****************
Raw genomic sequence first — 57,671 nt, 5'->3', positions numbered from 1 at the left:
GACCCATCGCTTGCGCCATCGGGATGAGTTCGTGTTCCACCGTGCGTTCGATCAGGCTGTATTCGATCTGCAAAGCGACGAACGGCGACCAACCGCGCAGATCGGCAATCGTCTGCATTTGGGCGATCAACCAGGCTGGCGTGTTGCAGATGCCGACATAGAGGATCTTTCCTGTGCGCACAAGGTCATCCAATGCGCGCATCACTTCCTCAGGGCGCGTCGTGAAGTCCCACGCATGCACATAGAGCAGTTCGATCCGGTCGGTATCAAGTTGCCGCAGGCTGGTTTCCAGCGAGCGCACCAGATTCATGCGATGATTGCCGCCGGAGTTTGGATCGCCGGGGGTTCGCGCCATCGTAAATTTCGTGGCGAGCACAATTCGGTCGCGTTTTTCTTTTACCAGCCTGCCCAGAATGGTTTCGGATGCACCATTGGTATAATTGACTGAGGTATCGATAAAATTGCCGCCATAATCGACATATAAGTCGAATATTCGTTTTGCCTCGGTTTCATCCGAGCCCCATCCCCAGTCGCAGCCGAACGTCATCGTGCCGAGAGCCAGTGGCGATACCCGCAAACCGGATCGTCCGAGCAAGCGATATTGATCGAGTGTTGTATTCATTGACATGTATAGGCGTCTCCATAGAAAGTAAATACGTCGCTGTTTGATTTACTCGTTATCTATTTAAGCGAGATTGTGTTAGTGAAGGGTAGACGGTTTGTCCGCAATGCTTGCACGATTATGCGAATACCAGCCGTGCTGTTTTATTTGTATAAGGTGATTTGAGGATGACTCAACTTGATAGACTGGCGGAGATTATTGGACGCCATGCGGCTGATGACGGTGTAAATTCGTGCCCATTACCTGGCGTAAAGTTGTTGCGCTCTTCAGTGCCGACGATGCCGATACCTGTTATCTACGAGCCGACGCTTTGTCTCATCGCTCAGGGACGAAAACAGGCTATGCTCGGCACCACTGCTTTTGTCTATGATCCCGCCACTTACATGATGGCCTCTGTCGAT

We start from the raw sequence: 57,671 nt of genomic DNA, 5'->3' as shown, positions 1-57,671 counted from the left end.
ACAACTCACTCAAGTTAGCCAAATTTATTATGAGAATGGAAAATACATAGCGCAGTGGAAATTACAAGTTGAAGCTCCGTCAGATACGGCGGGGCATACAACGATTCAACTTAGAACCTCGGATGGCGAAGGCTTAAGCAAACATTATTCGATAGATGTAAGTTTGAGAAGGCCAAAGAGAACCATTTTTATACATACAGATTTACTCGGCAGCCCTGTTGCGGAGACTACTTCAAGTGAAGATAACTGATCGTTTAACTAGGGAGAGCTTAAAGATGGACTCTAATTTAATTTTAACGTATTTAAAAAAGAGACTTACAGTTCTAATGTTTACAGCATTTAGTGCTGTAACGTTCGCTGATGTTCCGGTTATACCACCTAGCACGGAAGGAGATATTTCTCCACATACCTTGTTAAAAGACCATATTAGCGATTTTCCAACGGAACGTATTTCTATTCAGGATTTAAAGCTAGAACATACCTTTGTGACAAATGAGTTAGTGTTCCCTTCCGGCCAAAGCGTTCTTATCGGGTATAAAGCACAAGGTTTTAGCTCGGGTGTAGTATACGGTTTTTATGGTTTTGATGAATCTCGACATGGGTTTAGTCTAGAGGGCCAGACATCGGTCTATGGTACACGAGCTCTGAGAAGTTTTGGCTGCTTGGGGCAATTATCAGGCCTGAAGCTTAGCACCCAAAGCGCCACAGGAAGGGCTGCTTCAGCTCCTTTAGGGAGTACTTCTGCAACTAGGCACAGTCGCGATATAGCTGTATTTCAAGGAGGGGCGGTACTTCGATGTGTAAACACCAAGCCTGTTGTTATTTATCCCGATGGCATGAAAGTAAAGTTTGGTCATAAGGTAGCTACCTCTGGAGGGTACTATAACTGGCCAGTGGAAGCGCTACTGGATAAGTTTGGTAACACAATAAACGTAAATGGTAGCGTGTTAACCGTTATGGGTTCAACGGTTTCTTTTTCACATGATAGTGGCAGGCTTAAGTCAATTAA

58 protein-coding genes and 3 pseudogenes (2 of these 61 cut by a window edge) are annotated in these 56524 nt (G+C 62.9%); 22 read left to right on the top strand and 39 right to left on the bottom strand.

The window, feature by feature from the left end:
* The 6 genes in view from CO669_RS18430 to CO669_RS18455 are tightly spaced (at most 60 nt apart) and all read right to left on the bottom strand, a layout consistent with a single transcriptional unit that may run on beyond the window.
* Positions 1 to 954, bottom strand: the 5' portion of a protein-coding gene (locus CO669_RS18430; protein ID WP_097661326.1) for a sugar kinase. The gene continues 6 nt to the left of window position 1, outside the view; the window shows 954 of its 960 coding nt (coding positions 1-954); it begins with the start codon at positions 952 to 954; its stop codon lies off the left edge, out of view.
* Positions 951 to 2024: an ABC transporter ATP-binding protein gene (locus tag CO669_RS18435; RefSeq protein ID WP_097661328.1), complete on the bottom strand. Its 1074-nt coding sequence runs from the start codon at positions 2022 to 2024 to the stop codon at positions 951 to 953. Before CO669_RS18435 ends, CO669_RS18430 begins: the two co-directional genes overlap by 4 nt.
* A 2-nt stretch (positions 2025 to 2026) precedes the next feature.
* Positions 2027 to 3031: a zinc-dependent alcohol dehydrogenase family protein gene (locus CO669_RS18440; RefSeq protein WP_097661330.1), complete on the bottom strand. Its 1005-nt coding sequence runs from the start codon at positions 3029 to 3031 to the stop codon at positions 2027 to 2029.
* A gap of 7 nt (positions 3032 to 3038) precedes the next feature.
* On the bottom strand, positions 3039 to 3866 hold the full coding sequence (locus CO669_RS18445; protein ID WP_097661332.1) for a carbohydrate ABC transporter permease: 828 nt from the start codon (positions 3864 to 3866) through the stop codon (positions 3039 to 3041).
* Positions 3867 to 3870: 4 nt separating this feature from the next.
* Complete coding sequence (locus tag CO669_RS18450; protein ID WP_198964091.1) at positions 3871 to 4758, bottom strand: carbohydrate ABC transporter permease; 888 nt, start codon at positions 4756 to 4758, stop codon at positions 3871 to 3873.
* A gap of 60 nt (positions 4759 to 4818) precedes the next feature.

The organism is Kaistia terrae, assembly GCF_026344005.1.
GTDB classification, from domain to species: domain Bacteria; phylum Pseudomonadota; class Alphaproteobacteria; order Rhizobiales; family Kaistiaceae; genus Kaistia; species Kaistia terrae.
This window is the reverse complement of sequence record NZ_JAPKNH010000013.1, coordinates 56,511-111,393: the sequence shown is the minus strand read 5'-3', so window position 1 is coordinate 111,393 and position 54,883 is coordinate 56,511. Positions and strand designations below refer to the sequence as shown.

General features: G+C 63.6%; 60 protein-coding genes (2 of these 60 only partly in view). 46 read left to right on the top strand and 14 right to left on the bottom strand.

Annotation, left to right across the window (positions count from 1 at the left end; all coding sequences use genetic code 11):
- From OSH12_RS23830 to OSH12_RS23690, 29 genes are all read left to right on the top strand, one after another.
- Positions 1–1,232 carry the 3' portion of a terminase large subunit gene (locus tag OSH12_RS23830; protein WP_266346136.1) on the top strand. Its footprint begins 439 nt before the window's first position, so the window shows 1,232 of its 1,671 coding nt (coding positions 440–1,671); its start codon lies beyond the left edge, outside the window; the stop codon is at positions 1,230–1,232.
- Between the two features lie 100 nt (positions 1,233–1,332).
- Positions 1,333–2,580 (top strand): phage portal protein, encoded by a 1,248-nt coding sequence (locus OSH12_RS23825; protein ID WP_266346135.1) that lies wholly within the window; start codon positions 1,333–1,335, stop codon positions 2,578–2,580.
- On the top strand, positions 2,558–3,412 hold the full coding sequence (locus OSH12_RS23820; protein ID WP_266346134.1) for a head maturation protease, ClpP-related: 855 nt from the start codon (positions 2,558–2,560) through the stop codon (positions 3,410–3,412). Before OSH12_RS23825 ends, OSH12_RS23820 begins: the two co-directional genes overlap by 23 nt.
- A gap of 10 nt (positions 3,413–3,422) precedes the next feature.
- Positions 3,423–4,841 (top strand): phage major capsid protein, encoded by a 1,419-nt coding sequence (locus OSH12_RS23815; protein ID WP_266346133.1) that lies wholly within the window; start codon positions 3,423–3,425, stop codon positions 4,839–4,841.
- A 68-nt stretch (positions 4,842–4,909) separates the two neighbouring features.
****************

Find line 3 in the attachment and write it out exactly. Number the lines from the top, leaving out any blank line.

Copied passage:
We start from the raw sequence: 57,671 nt of genomic DNA, 5'->3' as shown, positions 1-57,671 counted from the left end.